UPDATE – 9/4/2020: Based on the recent finds, we’re adding quite a few devices to the mix today. We have some Tiger Lake Chromebooks, some AMD Chromebooks, some new MediaTek 8183 Chromebooks, and some Jasper Lake Chromebooks to add to the ever-expanding list in this update, so take a look!
From time to time, it is useful to get your thoughts in one place. As we continue to track new baseboards and upcoming Chrome OS devices on a daily basis, it can become a bit confusing for us as writers and for you as readers exactly which board is expected to do what. A few years ago, we’d be tracking a handful of devices, see those devices arrive, and move on to looking for more. It was pretty easy to keep all the newness in front of us back then, but it’s a very different story these days.
Looking at my notes and my starred/saved changes from the Chromium Repositories, there are so many new devices in development across multiple different baseboards with a wide assortment of chip sets, configurations, and form factors. As I began looking across all those boards and upcoming devices, it hit me that we’d do well to take some inventory of where we are, where we’re going, and what all these code-names and baseboards have to do with upcoming Chromebooks.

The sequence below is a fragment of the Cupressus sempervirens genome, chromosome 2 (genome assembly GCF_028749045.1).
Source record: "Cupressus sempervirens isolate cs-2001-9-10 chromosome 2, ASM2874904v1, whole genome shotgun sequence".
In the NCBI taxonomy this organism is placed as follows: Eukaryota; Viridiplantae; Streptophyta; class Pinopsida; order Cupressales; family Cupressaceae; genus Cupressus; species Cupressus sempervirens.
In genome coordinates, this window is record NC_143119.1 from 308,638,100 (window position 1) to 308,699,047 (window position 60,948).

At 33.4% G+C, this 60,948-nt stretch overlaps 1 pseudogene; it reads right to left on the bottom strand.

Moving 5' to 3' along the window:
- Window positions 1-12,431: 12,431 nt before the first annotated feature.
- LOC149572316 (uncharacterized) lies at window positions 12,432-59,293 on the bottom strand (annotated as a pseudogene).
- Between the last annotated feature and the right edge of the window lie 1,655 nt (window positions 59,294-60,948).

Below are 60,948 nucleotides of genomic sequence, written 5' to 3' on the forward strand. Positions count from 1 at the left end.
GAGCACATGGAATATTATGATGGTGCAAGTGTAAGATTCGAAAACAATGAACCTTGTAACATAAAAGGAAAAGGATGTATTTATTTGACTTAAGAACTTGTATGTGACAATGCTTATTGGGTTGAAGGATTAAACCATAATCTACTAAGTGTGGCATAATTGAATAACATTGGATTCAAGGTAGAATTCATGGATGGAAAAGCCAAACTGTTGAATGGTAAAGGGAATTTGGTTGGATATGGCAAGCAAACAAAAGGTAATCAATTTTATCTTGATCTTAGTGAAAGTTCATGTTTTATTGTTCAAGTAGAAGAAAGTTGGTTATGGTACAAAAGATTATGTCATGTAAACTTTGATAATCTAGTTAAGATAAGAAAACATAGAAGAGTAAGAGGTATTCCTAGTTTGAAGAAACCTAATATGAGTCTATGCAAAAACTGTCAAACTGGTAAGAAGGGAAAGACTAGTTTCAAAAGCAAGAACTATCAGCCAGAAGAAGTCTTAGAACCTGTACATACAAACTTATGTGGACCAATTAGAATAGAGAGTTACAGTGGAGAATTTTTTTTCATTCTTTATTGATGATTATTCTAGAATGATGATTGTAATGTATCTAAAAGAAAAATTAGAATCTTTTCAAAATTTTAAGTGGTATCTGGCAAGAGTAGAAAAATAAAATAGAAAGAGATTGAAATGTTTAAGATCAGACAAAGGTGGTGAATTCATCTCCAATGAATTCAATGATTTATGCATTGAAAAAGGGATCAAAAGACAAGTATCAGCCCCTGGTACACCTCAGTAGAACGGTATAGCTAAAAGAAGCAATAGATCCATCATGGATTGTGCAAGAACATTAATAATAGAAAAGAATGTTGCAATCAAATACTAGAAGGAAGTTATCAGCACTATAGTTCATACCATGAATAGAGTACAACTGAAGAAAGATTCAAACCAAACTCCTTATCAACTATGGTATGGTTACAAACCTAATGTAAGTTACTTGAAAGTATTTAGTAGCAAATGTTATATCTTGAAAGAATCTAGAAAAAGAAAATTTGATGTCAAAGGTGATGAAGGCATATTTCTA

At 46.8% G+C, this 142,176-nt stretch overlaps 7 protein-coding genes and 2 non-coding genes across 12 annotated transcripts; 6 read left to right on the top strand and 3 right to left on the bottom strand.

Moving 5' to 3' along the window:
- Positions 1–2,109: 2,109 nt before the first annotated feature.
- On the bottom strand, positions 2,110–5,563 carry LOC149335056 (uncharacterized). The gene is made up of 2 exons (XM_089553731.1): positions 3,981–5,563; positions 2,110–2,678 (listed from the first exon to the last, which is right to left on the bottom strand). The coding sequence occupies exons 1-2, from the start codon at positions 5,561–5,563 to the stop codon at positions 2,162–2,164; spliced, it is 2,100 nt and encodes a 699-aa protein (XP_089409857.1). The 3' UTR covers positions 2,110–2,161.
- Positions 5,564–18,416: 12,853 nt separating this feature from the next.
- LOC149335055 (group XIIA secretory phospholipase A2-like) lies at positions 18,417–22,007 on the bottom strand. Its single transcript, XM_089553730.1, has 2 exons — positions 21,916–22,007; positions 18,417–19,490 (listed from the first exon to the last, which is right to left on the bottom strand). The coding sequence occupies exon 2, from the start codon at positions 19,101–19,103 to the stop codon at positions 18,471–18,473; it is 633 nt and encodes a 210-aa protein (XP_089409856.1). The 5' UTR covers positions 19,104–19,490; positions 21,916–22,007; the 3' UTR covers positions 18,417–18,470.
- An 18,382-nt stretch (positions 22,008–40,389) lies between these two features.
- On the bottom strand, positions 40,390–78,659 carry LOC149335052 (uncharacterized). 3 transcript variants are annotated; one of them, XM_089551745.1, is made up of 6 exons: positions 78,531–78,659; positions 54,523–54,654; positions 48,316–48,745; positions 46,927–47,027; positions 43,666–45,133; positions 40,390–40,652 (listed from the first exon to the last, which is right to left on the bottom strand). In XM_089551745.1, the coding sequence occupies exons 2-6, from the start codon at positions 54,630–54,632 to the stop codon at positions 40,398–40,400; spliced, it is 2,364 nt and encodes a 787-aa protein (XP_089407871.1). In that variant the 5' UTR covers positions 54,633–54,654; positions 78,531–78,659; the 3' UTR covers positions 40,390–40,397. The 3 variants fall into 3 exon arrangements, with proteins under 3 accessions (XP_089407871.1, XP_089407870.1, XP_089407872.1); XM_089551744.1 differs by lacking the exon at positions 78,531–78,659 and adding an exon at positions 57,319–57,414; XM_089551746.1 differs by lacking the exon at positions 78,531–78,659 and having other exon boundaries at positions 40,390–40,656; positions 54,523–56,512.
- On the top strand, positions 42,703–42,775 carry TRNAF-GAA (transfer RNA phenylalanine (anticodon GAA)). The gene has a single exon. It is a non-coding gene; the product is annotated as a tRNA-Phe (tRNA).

A quick note in the event that all this is new to you: baseboards and overlays are code-named in the open source Chromium Repositories and usually exist these days in a particular structure. There are unibuild boards that spawn multiple different devices with their own code-named overlays. These devices will be similar on the inside, but each one could be a different Chromebook made by a different manufacturer. The recently released Lenovo Flex 5 and ASUS Chromebook C436 are both based on the unibuild ‘Hatch’ baseboard, for example, and are quite different on the outside.
There’s a lot of info to take in here, so this is how we’ll proceed: we’ll put each main, unibuild board as a heading, explain what the main features are of that board, and then list the overlays and devices being built off of that board. We’ll link the lists to what we know about these upcoming Chromebooks so you can research further if you’d like. So, with that in mind, let’s dive in and see everything we know about at this point in 2020.